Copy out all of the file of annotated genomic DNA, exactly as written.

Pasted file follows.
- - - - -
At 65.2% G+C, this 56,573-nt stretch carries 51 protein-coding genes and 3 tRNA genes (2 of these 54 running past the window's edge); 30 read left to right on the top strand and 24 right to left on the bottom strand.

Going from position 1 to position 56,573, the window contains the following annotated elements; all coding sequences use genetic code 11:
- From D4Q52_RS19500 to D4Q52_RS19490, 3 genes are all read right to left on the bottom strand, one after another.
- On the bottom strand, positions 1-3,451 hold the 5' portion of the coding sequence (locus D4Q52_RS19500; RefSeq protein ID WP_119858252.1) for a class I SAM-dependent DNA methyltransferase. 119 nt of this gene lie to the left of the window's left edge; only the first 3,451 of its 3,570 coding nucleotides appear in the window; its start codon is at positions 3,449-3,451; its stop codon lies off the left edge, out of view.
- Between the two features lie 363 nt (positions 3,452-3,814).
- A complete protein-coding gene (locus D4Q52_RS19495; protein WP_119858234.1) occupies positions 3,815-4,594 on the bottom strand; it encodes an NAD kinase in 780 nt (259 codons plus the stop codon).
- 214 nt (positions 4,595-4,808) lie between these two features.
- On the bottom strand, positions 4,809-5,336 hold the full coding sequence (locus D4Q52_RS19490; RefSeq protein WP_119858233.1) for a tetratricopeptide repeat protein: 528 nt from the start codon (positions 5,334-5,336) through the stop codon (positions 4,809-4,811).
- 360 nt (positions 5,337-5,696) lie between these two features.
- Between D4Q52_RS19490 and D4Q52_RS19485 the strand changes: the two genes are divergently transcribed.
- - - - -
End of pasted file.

At 65.2% G+C, this 56,573-nt stretch carries 51 protein-coding genes and 3 tRNA genes (2 of these 54 running past the window's edge); 30 read left to right on the top strand and 24 right to left on the bottom strand.

Going from position 1 to position 56,573, the window contains the following annotated elements; all coding sequences use genetic code 11:
- From D4Q52_RS19500 to D4Q52_RS19490, 3 genes are all read right to left on the bottom strand, one after another.
- On the bottom strand, positions 1-3,451 hold the 5' portion of the coding sequence (locus D4Q52_RS19500; RefSeq protein ID WP_119858252.1) for a class I SAM-dependent DNA methyltransferase. 119 nt of this gene lie to the left of the window's left edge; only the first 3,451 of its 3,570 coding nucleotides appear in the window; its start codon is at positions 3,449-3,451; its stop codon lies off the left edge, out of view.
- Between the two features lie 363 nt (positions 3,452-3,814).
- A complete protein-coding gene (locus D4Q52_RS19495; protein WP_119858234.1) occupies positions 3,815-4,594 on the bottom strand; it encodes an NAD kinase in 780 nt (259 codons plus the stop codon).
- 214 nt (positions 4,595-4,808) lie between these two features.
- On the bottom strand, positions 4,809-5,336 hold the full coding sequence (locus D4Q52_RS19490; RefSeq protein WP_119858233.1) for a tetratricopeptide repeat protein: 528 nt from the start codon (positions 5,334-5,336) through the stop codon (positions 4,809-4,811).
- 360 nt (positions 5,337-5,696) lie between these two features.
- Between D4Q52_RS19490 and D4Q52_RS19485 the strand changes: the two genes are divergently transcribed.